Our story begins with my addiction to foreign languages. For as long as I can remember, I have been in love with languages. When I was learning to talk, I had a Columbian babysitter, so I first began speaking in a mixture of Spanish and English. One of my earliest memories is visiting the cow farms at the University of Wisconsin’s School of Agriculture and asking my parents what “toro” was in Spanish. I was horrified to learn that I was already speaking Spanish, and I didn’t know the word in English. When I was four or five, I saw a program about translators at the UN on PBS and immediately decided that I was going to be a translator. I shocked my kindergarten teacher on the first day of our career unit by stating that I was going to be a translator at the UN instead of a nurse or a teacher or a mommy like the other little girls.
I kept the dream alive until I could study Spanish and German in secondary school. Then my mom found me opportunities to be an exchange student to Costa Rica and Germany. By the time I was 16 years old, I was fluent in English, Spanish, and German and had traveled around Europe and Central America. I studied French and Latin during my senior year of high school because I was beyond the school’s Spanish and German classes. French and Latin were so easy for me that the teacher eventually gave me blanket skip privileges as long as I turned in all homework and scored 98 or better on all tests.
For college, I went to Georgetown University, where I majored in Spanish, learned conversational Japanese, and studied German-English translation. Spring semester of my senior year, I had to decide what I was going to do with my life. Georgetown accepted me into its Spanish Master’s program. The NSA offered me a job listening in on Spanish-language phone calls. I was having fun helping a Puerto Rican friend do translation from English to Spanish, but I just wasn’t ready to settle down. In April some Chinese friends asked me to edit a document they had translated from Chinese into English. All the words were spelled right, there were no grammatical errors, but I couldn’t figure out what they were trying to say. My translation teacher had told us that the best translations come from collaboration between a native speaker of the original language and a native speaker of the target language who are fluent in both languages. When I could not help my Chinese friends, I knew what I was going to do!! I was going to learn Chinese.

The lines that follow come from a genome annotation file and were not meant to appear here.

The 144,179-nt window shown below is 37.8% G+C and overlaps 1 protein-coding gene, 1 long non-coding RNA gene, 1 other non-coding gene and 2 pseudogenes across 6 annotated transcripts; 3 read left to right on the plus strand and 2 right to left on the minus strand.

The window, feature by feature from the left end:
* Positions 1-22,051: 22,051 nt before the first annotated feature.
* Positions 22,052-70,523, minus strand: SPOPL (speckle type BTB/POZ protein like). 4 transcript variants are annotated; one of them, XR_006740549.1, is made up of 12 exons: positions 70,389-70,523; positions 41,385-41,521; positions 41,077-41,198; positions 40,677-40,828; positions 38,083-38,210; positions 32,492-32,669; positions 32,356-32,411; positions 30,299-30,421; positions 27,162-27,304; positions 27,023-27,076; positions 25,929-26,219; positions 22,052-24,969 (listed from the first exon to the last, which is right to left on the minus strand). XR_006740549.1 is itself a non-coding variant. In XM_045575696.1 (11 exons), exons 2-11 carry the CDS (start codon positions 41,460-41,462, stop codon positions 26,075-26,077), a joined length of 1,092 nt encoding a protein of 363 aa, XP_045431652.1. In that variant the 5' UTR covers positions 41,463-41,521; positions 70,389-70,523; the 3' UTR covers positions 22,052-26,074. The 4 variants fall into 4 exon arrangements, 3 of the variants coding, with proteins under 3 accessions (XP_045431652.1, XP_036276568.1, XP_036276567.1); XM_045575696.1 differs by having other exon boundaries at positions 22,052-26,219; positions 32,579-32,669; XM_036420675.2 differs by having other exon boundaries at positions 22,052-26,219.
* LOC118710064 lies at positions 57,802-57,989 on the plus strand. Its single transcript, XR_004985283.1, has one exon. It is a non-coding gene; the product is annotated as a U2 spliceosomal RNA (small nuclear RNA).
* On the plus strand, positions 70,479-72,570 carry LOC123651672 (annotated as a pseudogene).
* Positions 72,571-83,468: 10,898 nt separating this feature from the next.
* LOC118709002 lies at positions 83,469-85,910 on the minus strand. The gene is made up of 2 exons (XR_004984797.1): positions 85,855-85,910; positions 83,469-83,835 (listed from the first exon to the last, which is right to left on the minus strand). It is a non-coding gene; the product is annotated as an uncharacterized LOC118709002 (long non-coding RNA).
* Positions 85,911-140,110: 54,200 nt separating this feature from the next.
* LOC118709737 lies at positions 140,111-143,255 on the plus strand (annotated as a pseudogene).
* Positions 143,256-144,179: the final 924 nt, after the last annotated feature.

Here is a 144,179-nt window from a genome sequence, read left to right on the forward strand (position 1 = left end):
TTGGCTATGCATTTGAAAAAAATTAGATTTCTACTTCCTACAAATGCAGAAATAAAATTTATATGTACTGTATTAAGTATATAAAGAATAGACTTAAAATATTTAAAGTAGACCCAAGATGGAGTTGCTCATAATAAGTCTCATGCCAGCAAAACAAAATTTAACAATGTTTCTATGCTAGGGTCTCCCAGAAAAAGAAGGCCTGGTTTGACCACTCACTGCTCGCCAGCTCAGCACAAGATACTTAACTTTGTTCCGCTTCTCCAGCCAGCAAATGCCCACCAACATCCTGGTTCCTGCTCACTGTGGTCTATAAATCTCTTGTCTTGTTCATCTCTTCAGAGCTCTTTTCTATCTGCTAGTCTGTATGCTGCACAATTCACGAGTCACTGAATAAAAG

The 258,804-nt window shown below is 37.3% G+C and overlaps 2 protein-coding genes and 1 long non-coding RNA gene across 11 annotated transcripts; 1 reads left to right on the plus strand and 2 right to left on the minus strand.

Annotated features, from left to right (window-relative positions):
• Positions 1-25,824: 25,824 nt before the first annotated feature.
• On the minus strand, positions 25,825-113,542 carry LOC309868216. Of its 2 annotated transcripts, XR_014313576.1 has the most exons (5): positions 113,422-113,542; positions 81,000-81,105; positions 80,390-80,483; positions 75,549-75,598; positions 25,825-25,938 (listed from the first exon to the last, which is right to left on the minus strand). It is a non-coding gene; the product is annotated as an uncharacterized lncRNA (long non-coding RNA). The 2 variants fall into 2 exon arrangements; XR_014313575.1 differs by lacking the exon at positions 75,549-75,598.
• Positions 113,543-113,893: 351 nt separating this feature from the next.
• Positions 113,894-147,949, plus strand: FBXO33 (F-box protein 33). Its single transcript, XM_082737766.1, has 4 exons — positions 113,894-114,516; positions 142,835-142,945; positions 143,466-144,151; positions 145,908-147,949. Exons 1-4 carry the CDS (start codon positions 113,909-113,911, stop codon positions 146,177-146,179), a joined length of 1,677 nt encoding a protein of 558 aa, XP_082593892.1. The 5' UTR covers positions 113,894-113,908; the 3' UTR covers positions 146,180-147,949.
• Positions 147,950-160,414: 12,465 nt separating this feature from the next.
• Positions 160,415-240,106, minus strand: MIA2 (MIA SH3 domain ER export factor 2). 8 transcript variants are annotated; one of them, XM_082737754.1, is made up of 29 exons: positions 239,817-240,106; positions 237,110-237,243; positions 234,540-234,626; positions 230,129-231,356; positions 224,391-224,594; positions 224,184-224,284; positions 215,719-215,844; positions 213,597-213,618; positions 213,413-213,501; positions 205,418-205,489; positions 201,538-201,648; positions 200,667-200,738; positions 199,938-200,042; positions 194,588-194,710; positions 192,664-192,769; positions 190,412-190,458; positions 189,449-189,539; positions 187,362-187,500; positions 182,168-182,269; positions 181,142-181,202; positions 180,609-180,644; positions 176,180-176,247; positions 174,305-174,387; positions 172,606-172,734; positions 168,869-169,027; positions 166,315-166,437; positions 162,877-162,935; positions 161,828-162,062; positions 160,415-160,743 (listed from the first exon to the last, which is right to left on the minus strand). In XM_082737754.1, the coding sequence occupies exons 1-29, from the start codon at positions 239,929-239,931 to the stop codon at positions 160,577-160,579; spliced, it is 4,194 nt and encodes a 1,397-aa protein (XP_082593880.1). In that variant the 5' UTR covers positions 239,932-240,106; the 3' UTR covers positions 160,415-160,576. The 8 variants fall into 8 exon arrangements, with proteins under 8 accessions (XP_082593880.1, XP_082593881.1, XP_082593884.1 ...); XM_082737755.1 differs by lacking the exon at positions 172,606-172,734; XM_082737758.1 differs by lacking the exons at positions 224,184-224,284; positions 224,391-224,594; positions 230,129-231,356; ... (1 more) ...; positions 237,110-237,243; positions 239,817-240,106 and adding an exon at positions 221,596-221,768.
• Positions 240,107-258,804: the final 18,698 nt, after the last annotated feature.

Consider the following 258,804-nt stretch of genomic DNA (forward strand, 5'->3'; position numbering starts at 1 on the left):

I asked around and learned that Georgetown had a sister-school relationship with National Taiwan Normal University. I was given preferential enrollment to NTNU’s Mandarin Training Center. My Chinese friends helped me find a place to stay in a Chinese household. A friend graduating in TESL decided to come along to get experience teaching English abroad. So we set off blithely at the end of August, 1982. I thought it would be easy; after mastering Spanish and German, no language had been too much for me. Learning by immersion would make things go more easily. I estimated it would take me nine months to become fluent in Chinese. Then I could return to the US and begin my career in translation. If only I had known how hard it would be!!!